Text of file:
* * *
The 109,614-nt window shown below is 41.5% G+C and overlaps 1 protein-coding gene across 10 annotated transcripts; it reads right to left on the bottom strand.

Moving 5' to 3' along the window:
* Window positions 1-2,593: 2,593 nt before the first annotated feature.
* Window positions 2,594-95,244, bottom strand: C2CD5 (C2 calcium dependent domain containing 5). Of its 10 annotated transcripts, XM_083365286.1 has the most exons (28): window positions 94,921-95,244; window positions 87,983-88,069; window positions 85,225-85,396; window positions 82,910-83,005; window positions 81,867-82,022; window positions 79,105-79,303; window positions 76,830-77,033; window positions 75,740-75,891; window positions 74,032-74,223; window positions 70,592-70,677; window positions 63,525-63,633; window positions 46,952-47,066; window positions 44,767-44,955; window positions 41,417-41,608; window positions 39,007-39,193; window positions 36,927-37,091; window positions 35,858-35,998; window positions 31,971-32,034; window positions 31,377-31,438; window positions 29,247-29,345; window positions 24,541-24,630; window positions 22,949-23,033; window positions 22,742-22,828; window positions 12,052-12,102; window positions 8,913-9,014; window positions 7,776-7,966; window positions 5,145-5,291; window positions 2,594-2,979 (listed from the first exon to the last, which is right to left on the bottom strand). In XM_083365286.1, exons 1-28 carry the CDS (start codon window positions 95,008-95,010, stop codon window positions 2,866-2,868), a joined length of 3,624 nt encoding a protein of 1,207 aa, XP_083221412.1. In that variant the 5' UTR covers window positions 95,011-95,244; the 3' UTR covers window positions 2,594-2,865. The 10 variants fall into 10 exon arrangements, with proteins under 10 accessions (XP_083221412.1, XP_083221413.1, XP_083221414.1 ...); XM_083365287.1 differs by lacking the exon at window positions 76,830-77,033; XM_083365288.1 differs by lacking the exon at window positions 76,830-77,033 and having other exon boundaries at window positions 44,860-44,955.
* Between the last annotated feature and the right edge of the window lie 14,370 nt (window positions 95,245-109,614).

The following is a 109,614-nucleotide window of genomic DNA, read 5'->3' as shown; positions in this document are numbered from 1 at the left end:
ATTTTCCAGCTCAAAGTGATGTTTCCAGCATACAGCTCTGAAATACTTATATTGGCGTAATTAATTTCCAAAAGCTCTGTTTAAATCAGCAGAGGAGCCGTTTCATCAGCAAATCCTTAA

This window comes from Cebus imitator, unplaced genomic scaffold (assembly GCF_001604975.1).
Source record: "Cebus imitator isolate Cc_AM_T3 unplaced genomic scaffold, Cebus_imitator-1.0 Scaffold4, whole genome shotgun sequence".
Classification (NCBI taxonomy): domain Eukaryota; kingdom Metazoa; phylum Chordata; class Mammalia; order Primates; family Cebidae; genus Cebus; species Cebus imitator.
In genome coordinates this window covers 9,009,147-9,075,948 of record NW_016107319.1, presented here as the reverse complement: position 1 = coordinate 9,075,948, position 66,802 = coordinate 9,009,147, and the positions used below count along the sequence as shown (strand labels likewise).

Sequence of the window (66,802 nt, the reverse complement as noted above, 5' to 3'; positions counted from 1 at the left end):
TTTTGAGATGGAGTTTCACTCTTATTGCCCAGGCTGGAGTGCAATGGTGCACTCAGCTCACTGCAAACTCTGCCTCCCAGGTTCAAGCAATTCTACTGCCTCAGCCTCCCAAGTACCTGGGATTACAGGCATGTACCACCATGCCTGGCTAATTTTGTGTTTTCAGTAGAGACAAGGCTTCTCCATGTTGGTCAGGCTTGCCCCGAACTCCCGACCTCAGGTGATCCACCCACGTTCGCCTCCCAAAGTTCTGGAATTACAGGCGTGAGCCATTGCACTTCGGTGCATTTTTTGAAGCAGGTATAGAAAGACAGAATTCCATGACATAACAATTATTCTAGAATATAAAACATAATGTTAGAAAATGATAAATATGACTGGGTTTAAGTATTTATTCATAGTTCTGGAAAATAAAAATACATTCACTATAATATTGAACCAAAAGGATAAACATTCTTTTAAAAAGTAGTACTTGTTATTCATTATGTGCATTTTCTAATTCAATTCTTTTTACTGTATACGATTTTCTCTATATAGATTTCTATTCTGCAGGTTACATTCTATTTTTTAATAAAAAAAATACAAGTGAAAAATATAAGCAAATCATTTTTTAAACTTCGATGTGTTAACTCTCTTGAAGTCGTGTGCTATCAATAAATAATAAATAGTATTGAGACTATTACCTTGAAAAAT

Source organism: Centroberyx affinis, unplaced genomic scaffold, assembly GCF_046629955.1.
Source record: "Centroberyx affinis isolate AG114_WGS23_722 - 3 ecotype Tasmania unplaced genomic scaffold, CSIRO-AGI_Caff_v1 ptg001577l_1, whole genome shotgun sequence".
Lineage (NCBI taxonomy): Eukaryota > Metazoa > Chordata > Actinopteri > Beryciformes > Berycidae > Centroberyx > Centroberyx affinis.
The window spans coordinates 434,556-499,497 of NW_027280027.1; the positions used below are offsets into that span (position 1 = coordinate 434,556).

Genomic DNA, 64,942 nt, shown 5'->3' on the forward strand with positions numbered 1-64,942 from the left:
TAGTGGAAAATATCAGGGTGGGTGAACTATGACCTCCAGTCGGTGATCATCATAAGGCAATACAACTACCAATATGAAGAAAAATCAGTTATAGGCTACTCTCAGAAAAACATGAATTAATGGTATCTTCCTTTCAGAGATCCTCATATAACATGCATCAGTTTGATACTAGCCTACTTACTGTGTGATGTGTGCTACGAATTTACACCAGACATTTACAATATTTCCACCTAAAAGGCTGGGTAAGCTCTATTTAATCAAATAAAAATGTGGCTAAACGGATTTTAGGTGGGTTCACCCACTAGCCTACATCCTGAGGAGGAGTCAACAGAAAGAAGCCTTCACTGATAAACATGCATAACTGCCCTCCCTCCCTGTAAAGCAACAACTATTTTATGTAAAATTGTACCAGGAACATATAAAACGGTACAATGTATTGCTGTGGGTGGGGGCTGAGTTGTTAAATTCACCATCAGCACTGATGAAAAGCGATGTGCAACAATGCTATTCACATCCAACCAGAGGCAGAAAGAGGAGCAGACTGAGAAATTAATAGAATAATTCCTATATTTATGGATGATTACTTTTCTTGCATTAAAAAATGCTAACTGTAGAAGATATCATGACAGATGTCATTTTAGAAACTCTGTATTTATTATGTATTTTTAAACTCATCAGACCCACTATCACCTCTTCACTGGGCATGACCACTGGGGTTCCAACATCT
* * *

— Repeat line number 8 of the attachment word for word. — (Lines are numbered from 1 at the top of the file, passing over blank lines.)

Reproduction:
This window comes from Cebus imitator, unplaced genomic scaffold (assembly GCF_001604975.1).